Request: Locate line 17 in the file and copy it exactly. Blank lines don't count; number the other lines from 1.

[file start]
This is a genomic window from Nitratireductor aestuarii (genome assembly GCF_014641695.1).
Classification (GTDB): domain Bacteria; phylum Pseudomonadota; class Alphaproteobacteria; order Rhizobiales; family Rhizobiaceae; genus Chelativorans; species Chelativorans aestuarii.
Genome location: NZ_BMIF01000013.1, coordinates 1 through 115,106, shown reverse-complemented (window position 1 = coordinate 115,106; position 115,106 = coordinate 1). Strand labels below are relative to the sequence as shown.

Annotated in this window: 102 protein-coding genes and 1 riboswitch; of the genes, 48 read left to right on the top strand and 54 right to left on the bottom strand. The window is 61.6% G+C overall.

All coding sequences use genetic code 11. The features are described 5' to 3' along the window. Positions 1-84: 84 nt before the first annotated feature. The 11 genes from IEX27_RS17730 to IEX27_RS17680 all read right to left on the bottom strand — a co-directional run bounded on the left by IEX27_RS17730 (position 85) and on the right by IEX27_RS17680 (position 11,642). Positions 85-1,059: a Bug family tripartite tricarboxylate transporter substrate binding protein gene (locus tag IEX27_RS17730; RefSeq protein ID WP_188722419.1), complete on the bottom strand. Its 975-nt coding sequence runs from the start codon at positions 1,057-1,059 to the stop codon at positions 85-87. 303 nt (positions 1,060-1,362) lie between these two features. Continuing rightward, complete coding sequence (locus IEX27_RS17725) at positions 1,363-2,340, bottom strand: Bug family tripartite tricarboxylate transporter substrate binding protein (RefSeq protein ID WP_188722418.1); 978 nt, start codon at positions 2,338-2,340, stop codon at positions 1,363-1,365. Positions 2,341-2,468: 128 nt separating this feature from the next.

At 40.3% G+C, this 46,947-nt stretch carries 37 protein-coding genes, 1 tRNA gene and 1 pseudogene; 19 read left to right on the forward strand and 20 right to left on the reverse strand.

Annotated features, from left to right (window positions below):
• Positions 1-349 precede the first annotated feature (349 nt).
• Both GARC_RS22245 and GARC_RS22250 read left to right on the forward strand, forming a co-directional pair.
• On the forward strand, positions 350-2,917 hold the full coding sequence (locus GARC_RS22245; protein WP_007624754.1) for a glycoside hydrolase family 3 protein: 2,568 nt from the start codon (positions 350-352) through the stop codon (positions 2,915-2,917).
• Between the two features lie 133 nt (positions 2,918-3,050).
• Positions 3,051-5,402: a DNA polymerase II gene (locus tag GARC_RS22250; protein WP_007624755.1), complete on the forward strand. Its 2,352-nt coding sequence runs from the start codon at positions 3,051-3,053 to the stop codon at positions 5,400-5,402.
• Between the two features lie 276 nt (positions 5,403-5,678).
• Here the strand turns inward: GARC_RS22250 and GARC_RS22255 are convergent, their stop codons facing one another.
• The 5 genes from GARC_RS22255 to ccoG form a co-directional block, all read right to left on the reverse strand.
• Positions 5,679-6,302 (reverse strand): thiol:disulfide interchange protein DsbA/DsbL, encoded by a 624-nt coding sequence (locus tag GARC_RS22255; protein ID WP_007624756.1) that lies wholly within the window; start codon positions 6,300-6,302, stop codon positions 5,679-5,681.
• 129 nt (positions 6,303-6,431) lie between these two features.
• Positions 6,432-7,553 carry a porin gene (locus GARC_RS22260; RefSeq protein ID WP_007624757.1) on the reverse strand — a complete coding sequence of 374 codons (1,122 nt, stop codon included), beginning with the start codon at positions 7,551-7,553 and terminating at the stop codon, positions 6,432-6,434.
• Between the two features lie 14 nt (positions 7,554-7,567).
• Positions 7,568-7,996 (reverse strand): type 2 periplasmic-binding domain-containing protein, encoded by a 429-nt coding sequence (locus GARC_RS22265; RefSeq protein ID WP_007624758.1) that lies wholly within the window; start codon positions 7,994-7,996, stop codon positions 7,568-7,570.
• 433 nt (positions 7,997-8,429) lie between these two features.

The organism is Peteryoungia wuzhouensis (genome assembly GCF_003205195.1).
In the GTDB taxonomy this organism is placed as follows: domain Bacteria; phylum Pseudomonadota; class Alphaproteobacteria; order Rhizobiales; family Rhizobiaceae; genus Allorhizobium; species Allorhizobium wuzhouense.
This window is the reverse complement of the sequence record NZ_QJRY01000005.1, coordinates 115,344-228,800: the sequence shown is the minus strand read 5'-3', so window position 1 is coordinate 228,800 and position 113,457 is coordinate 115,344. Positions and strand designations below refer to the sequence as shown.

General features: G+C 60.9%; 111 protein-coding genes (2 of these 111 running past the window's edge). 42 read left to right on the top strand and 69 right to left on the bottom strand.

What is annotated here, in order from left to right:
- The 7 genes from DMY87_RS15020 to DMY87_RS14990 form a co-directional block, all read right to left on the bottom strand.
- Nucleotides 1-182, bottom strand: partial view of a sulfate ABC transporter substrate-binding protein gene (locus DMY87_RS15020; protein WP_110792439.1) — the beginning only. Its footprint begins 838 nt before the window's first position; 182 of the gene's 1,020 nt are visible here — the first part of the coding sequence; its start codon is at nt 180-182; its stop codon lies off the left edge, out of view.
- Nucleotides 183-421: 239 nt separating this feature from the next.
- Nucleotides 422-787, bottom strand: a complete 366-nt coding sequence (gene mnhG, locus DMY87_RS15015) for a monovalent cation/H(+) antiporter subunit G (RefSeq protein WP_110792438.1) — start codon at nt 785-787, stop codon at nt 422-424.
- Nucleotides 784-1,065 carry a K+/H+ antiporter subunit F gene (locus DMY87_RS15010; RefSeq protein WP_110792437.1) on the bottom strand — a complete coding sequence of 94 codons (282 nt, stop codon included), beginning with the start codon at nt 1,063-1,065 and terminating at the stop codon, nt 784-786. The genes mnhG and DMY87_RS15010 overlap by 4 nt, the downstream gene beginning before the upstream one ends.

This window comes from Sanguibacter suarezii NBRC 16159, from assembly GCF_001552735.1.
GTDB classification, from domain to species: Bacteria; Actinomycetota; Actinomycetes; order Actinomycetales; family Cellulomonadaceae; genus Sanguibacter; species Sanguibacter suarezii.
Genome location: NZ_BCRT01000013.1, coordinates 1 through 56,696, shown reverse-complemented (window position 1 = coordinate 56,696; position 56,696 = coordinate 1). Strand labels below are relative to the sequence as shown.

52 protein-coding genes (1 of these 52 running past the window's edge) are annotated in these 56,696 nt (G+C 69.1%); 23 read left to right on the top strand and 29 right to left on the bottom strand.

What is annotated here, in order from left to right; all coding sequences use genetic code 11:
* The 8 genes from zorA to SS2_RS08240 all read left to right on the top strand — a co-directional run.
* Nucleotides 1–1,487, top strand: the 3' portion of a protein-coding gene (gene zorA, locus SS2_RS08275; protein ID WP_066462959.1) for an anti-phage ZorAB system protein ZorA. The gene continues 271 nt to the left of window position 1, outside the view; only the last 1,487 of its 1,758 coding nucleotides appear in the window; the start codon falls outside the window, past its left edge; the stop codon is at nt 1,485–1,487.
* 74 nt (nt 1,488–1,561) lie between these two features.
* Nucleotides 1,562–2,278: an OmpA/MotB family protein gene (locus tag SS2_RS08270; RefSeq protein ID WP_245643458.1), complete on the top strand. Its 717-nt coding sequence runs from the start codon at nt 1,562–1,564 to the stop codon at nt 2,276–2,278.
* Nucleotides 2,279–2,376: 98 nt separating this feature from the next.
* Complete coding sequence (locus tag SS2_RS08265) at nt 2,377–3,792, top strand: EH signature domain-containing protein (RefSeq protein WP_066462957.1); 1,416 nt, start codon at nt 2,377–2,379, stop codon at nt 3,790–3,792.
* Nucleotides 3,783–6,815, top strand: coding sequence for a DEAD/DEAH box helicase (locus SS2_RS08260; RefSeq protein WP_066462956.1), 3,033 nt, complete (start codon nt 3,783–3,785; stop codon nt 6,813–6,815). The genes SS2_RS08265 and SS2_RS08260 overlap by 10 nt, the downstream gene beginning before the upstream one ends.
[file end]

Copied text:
• 129 nt (positions 6,303-6,431) lie between these two features.